Is it just me or would saying 'gender-specific' be much more appropriate than 'sex-specific'? The latter suggests a biological effect, even though the bias is clearly purely cultural. Only the genetic methods to trace the effect are based on actual sex, which can be done because there's a strong correlation between the two, but it doesn't imply a direct mechanistic link at all.

  • I had that exact thought while I was writing this but Forster and Renfrew use "sex-specific" which is why I stuck with that term as I didn't want to misrepresent what they were saying. But yes, I agree that gender would be a more appropriate term to use when talking about cultural phenomena. However, I would say that sex and gender are SO strongly correlated that it is safe to draw direct mechanistic links.

  • Kevin

    A link, yes, but not a direct link to how men and women learn or change language differently simply because of their biological dispositions. The link is biologically determined sex ā†’ cultural behaviour ā†’ language differences, not biologically determined brain/language-functions ā†’ language differences. Using 'sex-specific' (and thus conflating the two levels) lends itself to speculations around the second interpretation, even though this is effectively ruled out if you look at the diversity of the data.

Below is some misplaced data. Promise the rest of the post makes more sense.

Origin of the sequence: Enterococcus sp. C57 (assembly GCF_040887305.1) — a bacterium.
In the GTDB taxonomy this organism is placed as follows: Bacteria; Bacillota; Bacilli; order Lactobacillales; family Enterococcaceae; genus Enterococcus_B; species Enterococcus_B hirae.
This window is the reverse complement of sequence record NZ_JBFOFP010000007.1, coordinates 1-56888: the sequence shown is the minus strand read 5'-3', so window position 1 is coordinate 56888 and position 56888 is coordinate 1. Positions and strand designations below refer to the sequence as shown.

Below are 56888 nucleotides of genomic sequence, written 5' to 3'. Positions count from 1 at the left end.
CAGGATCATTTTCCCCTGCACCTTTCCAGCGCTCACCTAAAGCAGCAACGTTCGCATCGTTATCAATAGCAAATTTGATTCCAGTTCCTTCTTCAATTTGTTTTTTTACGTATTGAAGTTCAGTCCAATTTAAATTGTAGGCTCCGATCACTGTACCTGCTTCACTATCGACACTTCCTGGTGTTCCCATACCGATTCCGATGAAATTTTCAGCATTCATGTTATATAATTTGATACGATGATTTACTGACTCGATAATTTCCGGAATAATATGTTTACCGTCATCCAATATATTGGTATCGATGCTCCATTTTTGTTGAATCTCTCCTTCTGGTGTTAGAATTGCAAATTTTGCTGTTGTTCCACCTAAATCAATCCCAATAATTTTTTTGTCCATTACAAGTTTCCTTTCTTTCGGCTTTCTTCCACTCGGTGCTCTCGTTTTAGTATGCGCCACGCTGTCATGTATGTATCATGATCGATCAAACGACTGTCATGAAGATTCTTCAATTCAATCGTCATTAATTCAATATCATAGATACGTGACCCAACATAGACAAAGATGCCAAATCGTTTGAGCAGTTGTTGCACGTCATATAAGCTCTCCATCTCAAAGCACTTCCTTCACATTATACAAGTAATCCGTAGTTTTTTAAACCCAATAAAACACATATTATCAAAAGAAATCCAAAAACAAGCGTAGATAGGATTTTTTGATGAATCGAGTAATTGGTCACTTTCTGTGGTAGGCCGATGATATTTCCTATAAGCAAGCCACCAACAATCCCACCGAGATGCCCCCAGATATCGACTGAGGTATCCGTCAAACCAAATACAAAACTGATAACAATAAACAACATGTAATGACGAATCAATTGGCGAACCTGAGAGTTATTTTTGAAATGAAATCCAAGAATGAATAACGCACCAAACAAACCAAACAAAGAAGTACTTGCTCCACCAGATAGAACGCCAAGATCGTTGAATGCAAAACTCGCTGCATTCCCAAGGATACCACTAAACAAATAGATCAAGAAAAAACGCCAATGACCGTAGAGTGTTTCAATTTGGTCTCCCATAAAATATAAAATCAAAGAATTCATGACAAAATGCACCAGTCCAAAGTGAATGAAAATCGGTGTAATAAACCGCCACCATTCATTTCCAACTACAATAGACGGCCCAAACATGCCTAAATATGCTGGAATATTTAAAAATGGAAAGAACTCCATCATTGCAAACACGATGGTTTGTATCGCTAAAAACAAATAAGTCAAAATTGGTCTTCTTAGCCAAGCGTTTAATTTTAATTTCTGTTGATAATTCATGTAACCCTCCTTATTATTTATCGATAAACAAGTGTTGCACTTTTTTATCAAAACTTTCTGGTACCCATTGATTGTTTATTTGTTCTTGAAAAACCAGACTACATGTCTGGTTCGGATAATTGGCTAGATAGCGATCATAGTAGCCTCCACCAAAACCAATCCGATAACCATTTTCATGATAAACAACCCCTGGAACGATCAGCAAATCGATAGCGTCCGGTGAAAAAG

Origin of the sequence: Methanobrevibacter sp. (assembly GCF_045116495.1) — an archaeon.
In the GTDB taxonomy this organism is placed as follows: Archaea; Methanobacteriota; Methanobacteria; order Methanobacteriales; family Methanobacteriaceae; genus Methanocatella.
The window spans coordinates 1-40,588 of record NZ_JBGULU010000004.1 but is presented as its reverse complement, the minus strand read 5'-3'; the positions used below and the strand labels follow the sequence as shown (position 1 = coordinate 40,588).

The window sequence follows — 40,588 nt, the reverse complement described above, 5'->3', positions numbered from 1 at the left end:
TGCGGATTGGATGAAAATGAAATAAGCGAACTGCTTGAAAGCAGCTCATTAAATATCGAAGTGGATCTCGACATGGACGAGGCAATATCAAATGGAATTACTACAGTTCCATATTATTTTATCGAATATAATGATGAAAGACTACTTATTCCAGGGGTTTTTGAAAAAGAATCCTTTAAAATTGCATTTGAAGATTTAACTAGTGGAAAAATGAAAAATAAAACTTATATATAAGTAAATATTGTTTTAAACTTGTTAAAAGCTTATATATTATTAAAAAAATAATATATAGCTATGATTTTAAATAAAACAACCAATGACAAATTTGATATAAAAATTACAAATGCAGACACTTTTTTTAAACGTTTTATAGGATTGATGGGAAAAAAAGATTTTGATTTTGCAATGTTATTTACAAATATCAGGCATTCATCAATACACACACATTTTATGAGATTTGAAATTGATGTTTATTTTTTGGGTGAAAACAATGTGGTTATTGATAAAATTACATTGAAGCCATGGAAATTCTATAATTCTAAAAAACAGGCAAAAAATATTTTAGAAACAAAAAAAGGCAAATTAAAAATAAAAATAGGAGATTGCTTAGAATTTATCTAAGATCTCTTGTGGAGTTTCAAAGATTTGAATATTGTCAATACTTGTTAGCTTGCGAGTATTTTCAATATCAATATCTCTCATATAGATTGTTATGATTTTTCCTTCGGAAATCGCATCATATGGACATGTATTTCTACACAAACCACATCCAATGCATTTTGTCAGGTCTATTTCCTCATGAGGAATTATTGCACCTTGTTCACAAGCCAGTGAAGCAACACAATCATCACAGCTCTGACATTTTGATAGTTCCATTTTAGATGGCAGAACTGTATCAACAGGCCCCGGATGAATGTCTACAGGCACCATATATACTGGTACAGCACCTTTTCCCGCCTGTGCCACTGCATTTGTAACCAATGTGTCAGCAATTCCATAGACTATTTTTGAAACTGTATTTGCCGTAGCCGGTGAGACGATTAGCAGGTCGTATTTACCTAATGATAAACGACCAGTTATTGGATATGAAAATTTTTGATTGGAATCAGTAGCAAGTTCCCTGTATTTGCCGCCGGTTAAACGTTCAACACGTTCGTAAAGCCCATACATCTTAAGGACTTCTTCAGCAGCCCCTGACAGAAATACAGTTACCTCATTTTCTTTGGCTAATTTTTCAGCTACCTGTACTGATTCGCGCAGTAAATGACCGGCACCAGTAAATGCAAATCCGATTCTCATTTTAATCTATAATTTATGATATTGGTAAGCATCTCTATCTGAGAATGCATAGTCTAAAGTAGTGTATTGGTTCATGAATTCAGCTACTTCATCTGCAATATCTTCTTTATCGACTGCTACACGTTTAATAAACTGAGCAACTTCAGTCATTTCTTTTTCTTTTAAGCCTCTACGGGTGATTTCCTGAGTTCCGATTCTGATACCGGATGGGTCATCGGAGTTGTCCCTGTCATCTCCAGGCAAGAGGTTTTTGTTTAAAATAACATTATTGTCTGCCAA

• syg

    Interesting data, wondering if there are some "microscope" researches on this topic, such as ethnography or something.

  • Hi Kevin, yes, I see your point more clearly now. Though "cultural behaviour" is a very broad term and includes use of language and it's been argued before that cognitive biases do directly affect language change. However, I do see that this is probably not what is at the root of the correlations seen here. Most of these findings are reported as correlations and refrain from discussing causations which is probably why they can get away with talking about sex-specific effects but I see your point that you'd have to be careful when one does start trying to disentangle the causations.

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  • Caravelle

    Question : biological or cultural (if it's confirmed of course) ? It could be that children are more likely to adopt the dominant language of their environment, and fathers tend to be more dominant either by virtue of living in a male-dominant society, or because the father belongs to the dominant culture (because women are more exogamous in that region).

    That's interesting, because as I guess the term "mother tongue" implies, people usually assume that language is transmitted through the mothers who interact more with the children at a young age. But children forget their mother tongue if their mother is the only one who ever uses it, don't they ?

    I do find it very interesting how children (and adults, although I'd think it's a different mechanism) adopt and forget various languages. I personally try to hang on to as many languages as I can but so many people don't, and it's interesting which languages they keep or adopt and which they manage to forget altogether.

  • I don't think anyone's arguing that languages are transmitted genetically. Languages being transmitted by fathers is definitely cultural and fathers being more dominant is certainly something which needs to be considered.